By Therese Agnes Hughes
A few years ago, I started recording stories about women who cracked the military glass ceiling. The project’s focus radically changed after my first couple of interviews. I met former Department of Veterans Affairs Assistant Secretary for Public and Intergovernmental Affairs Tammy Duckworth in Washington, D.C. At the start of the interview, Assistant Secretary Duckworth let me know she had changed her mind and would not be conducting the interview. I was very disappointed and struck silent by her words. I asked her why she had had a change of heart. What she humbly shared with me was the value of the military women who are not already in the news and the importance of telling their stories, instead. She credited those women with allowing her to reach her success.
Over the past two years, I’ve networked with the women veterans that now-Congresswoman Duckworth mentioned. They are enlisted, and they are officers. They are retired, separated from service and serving on active duty. They live in our cities and communities across the nation.
They are women like Army National Guard Lt. Col. Kelly Brown, who graduated from West Point and became a pilot, serving in both Iraq and Afghanistan. While in Afghanistan, Brown was responsible for engaging Afghan citizens on the ground. In partnership with Taimoor Eshaqzai, Deputy Minister of Youth, she helped establish Afghanistan’s first National Youth Council. Brown helped make sure that girls were equitably represented on these councils. She says, “In Afghanistan, 68 percent of the population is below the age of 25 years …Girls represent 50 percent of that demographic. To say that the youth is the future of Afghanistan and that women are an important part of that future is no small statement…Working with Afghanistan’s cultural considerations [they vary somewhat between provinces], we mandated that the National Youth Council would be comprised of an equal number of boys and girls from each province.”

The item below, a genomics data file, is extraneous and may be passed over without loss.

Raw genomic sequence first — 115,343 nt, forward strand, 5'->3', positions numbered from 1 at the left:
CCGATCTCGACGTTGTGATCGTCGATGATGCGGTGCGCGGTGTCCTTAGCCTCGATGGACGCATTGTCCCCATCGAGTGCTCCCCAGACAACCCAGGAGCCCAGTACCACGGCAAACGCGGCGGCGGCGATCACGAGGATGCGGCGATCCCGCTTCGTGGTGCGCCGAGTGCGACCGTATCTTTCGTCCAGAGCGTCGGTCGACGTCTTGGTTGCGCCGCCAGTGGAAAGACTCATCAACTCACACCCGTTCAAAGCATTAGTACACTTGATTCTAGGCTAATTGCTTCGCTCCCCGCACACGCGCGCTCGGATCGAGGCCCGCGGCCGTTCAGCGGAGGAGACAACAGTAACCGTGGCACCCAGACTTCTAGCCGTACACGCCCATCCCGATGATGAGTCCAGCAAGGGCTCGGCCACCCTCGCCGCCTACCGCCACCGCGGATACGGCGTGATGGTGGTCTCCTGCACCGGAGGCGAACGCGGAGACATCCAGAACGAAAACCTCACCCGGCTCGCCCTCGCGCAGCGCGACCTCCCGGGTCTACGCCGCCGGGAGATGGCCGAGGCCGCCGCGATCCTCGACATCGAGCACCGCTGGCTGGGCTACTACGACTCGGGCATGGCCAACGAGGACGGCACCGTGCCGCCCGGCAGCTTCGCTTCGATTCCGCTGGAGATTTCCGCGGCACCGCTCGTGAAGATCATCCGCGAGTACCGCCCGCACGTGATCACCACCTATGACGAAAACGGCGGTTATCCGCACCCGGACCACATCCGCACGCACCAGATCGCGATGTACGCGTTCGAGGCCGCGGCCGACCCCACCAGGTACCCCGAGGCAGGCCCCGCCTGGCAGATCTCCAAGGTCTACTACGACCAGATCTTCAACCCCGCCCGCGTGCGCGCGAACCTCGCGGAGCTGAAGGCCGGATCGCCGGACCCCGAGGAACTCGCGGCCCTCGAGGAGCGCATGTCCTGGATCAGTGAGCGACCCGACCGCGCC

They are women veterans like Amelia Diaz Taylor, a medical corpsman in the Navy's Women Accepted for Volunteer Emergency Service division, and one of a handful of Hispanic women to serve during World War II. “Two of my brothers joined the Navy. I wanted to do something for the war effort, too. We were farm workers. I am Mexican-American, and I was young. Both of my parents had to sign my enlistment papers. I was required to provide my birth certificate to a federal judge because the Navy recruiters thought I wasn’t a U.S. citizen.” Diaz-Taylor convinced the judge she was a citizen and served as a medic for the remainder of the war, in San Diego. “At this time, the Balboa Park in San Diego was set up as a MASH Unit. The boys would come home in terrible shape. Medicine was not advanced at this time. We could do little for most of them. We could only comfort them and calm their fears.”
And they are women like Marine Corps Maj. Gen. Angela Salinas, who enlisted in 1974 on a dare. “I was a woman in the Corps when the Corps was wondering what to do with women in their ranks.” Selection for the “Enlisted Commissioning Program” increased Salinas’ opportunity to grow professionally. She became the first woman assigned as a combat service support ground monitor, the first female assigned as plans and policy officer for a major combatant command, and the first woman to command the Marine Corps Recruit Depot. Today Salinas speaks to young women both in military and civilian life. She often says, “I didn’t set out to break a glass ceiling. I just worked to be the best possible Marine I could be.” Salinas is the highest-ranking Latina in our nation’s Marine Corps.
These stories represent three of the nearly 700 women veterans interviewed. They are from the three oldest military branches: Army, Navy and Marine Corps. Each veteran’s experience is unique and each female veteran’s story strengthens the opportunities for all women.